While it is certainly true that some topics must appear before others, we should also think about what benefits to learning playing around with order can bring. At the moment, what seems to drive almost all of our sequencing decision-making is tradition, ignorance, and fear.

Image credit: pratanti

Ceva’s Theorem

The structure of this proof, a proof of Ceva’s Theorem, comes from a neat little book called Geometry Revisited. But I’ll start with something the authors of that book ask us to recall: “that the areas of triangles with equal altitudes are proportional to the bases of the triangles.”

Canvas not supported.

The equation below the left triangle shown is of the form \(\small\mathtt{A_1 = b_1 \cdot k}\) and the equation for the triangle to the right is \(\small\mathtt{A_2 = b_2 \cdot k}\), where \(\small\mathtt{A}\) stands for area (in square pixels) and \(\small\mathtt{b}\) stands for base length (in pixels). Because the two triangles have equal heights (equal altitudes; in this case 180 pixels), we can use the constant \(\small\mathtt{k}\) to represent \(\small\mathtt{\frac{1}{2} \cdot h}\) in each area equation.

You can drag the bottom left vertex of the leftmost triangle or the bottom right vertex of the rightmost triangle to change the base length of either triangle. Note that the ratio of the areas is equal to the ratio of the base lengths (i.e., “the areas of triangles with equal altitudes are proportional to the bases of the triangles”). Since we have \(\small\mathtt{A_1 = b_1 \cdot k}\) and \(\small\mathtt{A_2 = b_2 \cdot k}\), then \(\small\mathtt{\frac{A_1}{b_1}}\) gives us the same number as \(\small\mathtt{\frac{A_2}{b_2}}\), namely \(\small\mathtt{k}\).

What the Theorem Says and a Proof

ceva's theorem

Draw three line segments \(\overline{\small\mathtt{AX}}\), \(\overline{\small\mathtt{BY}}\), and \(\overline{\small\mathtt{CZ}}\) inside a triangle, each from a vertex to the opposite side. Ceva’s Theorem (Ceva is pronounced CHEH-vuh) says that if the line segments meet at a point (are concurrent), then \(\small\mathtt{\frac{BX}{XC} \cdot \frac{CY}{YA} \cdot \frac{AZ}{ZB}}\) = 1.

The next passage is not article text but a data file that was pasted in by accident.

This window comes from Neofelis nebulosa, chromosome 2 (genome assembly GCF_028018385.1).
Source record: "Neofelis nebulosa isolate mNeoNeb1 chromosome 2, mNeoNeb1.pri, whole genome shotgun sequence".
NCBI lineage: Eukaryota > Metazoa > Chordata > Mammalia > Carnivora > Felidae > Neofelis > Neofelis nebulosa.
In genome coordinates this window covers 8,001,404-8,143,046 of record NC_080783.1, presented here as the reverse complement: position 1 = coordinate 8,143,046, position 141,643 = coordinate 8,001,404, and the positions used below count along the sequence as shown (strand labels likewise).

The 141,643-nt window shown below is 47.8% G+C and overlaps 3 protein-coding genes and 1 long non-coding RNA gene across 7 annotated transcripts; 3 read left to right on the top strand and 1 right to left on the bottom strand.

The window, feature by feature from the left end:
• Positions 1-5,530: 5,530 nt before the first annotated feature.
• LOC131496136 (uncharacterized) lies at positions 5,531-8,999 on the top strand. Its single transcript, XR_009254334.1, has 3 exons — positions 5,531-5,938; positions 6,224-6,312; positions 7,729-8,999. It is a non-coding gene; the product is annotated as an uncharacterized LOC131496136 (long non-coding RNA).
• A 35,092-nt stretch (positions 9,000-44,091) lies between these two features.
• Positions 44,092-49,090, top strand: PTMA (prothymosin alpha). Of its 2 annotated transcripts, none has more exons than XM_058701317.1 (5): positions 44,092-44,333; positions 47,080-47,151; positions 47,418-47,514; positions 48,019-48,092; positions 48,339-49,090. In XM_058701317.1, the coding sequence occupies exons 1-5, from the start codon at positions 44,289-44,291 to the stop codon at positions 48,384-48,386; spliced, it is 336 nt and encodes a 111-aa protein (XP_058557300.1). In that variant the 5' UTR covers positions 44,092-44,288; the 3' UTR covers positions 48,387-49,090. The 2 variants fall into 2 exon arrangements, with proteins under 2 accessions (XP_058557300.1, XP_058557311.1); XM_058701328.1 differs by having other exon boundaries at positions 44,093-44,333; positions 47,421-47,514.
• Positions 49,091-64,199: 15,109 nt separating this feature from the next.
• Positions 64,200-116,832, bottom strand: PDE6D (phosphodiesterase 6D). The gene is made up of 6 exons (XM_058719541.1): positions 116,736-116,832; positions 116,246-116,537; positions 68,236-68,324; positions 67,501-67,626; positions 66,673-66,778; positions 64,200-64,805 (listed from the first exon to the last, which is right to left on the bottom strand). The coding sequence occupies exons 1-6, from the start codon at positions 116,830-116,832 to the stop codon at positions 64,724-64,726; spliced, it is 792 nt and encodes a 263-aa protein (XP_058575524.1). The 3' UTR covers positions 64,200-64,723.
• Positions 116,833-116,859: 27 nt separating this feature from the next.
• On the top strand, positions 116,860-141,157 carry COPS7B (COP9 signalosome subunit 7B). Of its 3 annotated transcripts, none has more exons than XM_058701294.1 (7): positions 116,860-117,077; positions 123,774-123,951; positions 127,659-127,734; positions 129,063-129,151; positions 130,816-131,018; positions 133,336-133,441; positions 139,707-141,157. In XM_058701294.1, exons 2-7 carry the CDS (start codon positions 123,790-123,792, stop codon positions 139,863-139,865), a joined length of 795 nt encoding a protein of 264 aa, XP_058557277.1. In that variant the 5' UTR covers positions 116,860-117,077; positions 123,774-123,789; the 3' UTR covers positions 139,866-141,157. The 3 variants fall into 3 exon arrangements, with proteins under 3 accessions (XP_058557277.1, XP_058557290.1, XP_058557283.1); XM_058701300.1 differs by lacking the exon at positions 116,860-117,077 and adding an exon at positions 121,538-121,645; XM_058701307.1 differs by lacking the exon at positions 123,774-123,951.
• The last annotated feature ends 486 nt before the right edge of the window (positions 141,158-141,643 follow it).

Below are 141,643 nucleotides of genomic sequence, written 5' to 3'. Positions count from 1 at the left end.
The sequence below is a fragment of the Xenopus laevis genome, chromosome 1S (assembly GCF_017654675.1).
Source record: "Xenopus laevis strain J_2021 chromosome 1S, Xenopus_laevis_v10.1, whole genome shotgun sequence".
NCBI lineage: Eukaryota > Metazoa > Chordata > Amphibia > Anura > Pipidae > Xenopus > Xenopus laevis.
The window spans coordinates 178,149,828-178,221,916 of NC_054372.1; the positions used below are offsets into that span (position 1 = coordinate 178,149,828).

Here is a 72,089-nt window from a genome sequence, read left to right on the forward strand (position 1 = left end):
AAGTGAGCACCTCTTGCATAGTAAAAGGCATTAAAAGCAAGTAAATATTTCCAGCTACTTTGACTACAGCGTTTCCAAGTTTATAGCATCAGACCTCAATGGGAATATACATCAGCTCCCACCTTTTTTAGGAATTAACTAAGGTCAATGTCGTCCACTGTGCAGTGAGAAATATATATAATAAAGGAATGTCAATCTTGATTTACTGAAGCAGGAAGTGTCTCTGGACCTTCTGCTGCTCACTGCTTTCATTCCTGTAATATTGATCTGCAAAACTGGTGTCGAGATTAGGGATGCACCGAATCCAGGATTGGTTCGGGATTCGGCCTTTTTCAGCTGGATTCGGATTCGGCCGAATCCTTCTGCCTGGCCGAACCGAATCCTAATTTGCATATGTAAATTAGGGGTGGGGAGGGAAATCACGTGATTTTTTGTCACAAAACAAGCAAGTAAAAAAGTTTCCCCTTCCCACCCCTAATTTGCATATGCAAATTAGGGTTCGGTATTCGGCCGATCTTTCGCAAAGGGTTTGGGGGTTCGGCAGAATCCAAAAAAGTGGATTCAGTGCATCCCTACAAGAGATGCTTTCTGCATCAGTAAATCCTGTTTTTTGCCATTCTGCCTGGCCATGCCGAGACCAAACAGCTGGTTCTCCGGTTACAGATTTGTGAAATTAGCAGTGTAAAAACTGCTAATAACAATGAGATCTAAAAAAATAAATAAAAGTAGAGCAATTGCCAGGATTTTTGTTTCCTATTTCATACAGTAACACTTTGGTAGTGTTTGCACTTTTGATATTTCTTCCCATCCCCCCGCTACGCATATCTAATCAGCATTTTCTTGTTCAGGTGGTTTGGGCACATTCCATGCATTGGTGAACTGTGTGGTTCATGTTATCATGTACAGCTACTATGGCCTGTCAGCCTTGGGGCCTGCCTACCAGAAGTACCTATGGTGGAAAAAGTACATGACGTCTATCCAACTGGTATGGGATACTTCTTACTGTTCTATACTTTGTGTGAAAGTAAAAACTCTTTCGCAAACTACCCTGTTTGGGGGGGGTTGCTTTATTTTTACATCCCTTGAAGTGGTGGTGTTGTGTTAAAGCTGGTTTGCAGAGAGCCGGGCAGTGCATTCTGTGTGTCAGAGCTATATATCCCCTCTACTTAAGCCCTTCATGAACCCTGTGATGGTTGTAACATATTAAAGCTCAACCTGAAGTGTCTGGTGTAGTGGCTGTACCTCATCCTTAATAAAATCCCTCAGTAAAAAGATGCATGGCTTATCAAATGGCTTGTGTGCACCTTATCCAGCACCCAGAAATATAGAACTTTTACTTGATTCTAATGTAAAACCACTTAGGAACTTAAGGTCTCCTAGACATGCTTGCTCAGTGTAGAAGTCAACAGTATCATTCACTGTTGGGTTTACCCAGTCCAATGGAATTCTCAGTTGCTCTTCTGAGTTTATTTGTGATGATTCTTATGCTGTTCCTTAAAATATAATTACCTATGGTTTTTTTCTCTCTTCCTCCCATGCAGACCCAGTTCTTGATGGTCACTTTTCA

So, let’s see. Given what we learned above, \(\small\mathtt{\frac{BX}{XC}}\) = \(\mathtt{\frac{A_{ABX}}{A_{AXC}}}\). Each of these ratios is also equal to \(\mathtt{\frac{A_{PBX}}{A_{PXC}}}\).

That last ratio is also equal to \(\mathtt{\frac{A_{ABX} – A_{PBX}}{A_{AXC} – A_{PXC}}}\), because we can safely subtract across the numerators and then the denominators when working with equal part-to-part ratios (can you work out why?). Finally, subtracting the area of \(\small\Delta\)\(\small\mathtt{PBX}\) from the area of \(\small\Delta\)\(\small\mathtt{ABX}\) gives us the area of \(\small\Delta\)\(\small\mathtt{ABP}\), or \(\small\mathtt{A_{ABP}}\). Similarly, subtracting the area of \(\small\Delta\)\(\small\mathtt{PXC}\) from the area of \(\small\Delta\)\(\small\mathtt{AXC}\) gives us the area of \(\small\Delta\)\(\small\mathtt{CAP}\), or \(\small\mathtt{A_{CAP}}\). We have wound up with a chain of equals signs to prove Ceva’s Theorem, giving us, in the end, \(\small\mathtt{\frac{BX}{XC}}\) = \(\small\mathtt{\frac{A_{ABP}}{A_{CAP}}}\).

So now we do that with the other two sides. Here are all three equals-sign chains:

ceva's theorem

  1. \(\small\mathtt{\frac{BX}{XC}}\) = \(\mathtt{\frac{A_{ABX}}{A_{AXC}}}\) = \(\mathtt{\frac{A_{PBX}}{A_{PXC}}}\) = \(\mathtt{\frac{A_{ABX} – A_{PBX}}{A_{AXC} – A_{PXC}}}\) = \(\mathtt{\frac{A_{ABP}}{A_{CAP}}}\)
  2. \(\small\mathtt{\frac{CY}{YA}}\) = \(\mathtt{\frac{A_{BCY}}{A_{BYA}}}\) = \(\mathtt{\frac{A_{PCY}}{A_{PYA}}}\) = \(\mathtt{\frac{A_{BCY} – A_{PCY}}{A_{BYA} – A_{PYA}}}\) = \(\mathtt{\frac{A_{BCP}}{A_{ABP}}}\)
  3. \(\small\mathtt{\frac{AZ}{ZB}}\) = \(\mathtt{\frac{A_{CAZ}}{A_{CZB}}}\) = \(\mathtt{\frac{A_{PAZ}}{A_{PZB}}}\) = \(\mathtt{\frac{A_{CAZ} – A_{PAZ}}{A_{CZB} – A_{PZB}}}\) = \(\mathtt{\frac{A_{CAP}}{A_{BCP}}}\)

Then just cross out stuff to see that \(\mathtt{\frac{A_{ABP}}{A_{CAP}} \cdot \frac{A_{BCP}}{A_{ABP}} \cdot \frac{A_{CAP}}{A_{BCP}}}\) = 1, which means that \(\small\mathtt{\frac{BX}{XC} \cdot \frac{CY}{YA} \cdot \frac{AZ}{ZB}}\) = 1.